This entry was posted in Book business, Essays, HUNTER: A Thriller, Marketing Advice, Publishing Advice, Self-Publishing, Writing Advice and tagged , , , , , , , , , , , , , , , , , , , , , , , , , , , , , , , , , , , , , , , , , , . Bookmark the permalink.

229 Responses to 10 Winning Marketing Strategies for Your Self-Published Book

  1. Karen Magill says:

    Thanks for that Robert. I have got to narrow down my target market!

    • RobertBidinotto says:

      It’s probably THE most challenging thing to do, Karen: identifying that elusive “target reader, finding out where she is, then figuring out appropriate ways to get them to discover your work. But going “narrow,” like a rifle shot, beats a “scattergun” approach every time.

  2. RobertBidinotto says:

    I’m not the only writer who has posted on this topic–far from it. Here are tips from author Simon Haynes.

    Also, this past week bestselling indie superstar Hugh Howey posted “My Advice to Aspiring Authors.”

    If you notice overlap in these writers’ advice and mine, it’s because this stuff in no state secret among indie authors, who have been compiling and sharing this information for several years.

  3. Excellent post, Robert.

  4. Pingback: 10 Winning Marketing Strategies for Your Self-Published Book | The Passive Voice | Writers, Writing, Self-Publishing, Disruptive Innovation and the Universe

  5. very good and sound advice. Great job.

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  7. Robert,

    A great, very helpful post (as usual). One thing that I would offer in regard to identifying your target audience is “look in the mirror.” I think most writers pen books that appeal to them, at least I know I do. (After all, what author writes a book they don’t find appealing themselves?}

    Thus when faced with determining just who my potential readers might be, I look for folks that share my background, interests, and outlook. I think every writer can do the same fairly easily. You’ve got a lifetime of research right there at your fingertips, so I’d suggest using it. I can’t say it will work for everyone, but it has worked for me.

    I remain in awe of your ability to garner promotional love from Amazon/Audible (you really have to teach me how to do that :)) However, even when going it alone, good stories with good covers will win readers in time, just as you said. I would also add that I’ve had good results with BookBub, and they are (to date at least) the only paid advertising I’ve found to be particularly effective.

    Thanks again for a great post.

    Bob McDermott

    • RobertBidinotto says:

      Bob, thanks for all of that. You’d be surprised what demographic info you can find about various genre readers simply by going to Google with the search terms “demographics of [thriller/romance/whatever] readers.” Also, over on the “Passive Voice” blog, which has linked to this post, there is a great discussion in the reader “comments” section about identifying and narrowing a “target reader.”

      You are the umpteenth author who has told me they’ve gotten great results with BookBub. Ads there seem to produce consistently good sales results for indie authors. I’ll certainly consider using them myself.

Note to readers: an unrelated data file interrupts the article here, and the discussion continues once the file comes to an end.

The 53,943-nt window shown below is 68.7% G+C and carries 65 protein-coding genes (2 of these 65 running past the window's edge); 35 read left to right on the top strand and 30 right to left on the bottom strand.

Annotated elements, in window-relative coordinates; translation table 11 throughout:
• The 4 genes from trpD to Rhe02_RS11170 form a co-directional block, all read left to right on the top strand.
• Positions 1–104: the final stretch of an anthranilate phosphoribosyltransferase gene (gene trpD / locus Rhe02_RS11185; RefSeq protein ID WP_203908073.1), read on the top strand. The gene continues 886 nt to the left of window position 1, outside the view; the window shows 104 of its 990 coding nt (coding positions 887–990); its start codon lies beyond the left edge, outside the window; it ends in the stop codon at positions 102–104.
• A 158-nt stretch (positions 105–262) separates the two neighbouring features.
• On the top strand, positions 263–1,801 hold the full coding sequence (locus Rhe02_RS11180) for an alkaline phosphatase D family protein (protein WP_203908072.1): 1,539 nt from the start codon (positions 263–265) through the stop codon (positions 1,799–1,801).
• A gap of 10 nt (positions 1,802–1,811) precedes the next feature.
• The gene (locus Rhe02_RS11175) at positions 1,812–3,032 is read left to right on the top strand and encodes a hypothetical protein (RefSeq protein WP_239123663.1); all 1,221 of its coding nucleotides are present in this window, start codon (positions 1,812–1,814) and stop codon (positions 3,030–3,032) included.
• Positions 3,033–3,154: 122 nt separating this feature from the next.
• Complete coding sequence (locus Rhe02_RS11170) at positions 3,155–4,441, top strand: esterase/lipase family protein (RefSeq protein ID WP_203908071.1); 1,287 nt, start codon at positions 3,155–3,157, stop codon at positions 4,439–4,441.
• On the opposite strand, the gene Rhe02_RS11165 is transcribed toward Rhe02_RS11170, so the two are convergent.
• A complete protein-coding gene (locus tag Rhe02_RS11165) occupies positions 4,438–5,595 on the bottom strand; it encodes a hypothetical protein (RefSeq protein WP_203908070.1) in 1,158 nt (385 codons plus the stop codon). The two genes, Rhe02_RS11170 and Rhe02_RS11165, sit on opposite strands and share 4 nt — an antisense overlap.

Finally, about my alleged ability “to garner promotional love from Amazon/Audible”: I have absolutely no insight as to why they’ve featured HUNTER when they have. Except for that big November-December 2011 promotion, I’ve never been informed in advance that any promotion is afoot before it happens. But if it makes you feel better, my ebook sales have completely fallen off the cliff over the past week. So right now, I ain’t feelin’ the love. LOL!

      What I really need to do is follow examples of guys like you, Bob, and get some more books out — and much more regularly. My hat’s off to you, sir.

  8. D.J. Gelner says:

    Great stuff, Robert–thanks for sharing. I’ve found business cards tend to work quite well for sales, but I was wondering how to make them for more than one work. Your template is just the thing I was looking for. Thanks again!

    • RobertBidinotto says:

      That “GotPrint.com” site has been a goldmine for me. I got my first batch of 1,000 business cards — full-color, double-sided, coated, thick, and truly handsome — for under $20! I distribute them everywhere, and I know they’ve sold a lot of books for me.

  9. Megan Denby says:

    Thank you for some excellent advice and tips, Robert. I’ve come across so many ‘book-spammers’ in the short time I’ve been published and I am determined to never fall into that category! Thanks again. This is worth paying forward!

    • RobertBidinotto says:

      Megan, it warms my heart to hear you say that you’ll spread the info around to other writers. We all benefit if we help encourage and enable some great writers to launch great books. Thank you.

  10. RobertBidinotto says:

    A lot of people ask me about writing good product descriptions. You want an idea of a brilliant teaser? Consider this one, from the back cover of Alex Berenson’s remarkable debut thriller, The Faithful Spy:


    Years ago, John Wells was an all-American boy from Montana. Now, he is roaming the mountains of Pakistan as a member of al Qaeda.

    After a decade away from home, he despises the United States for its decadence. He hates America’s shallow, mindless culture of vice and violence. He is a devout Muslim. He is a brave warrior for Allah.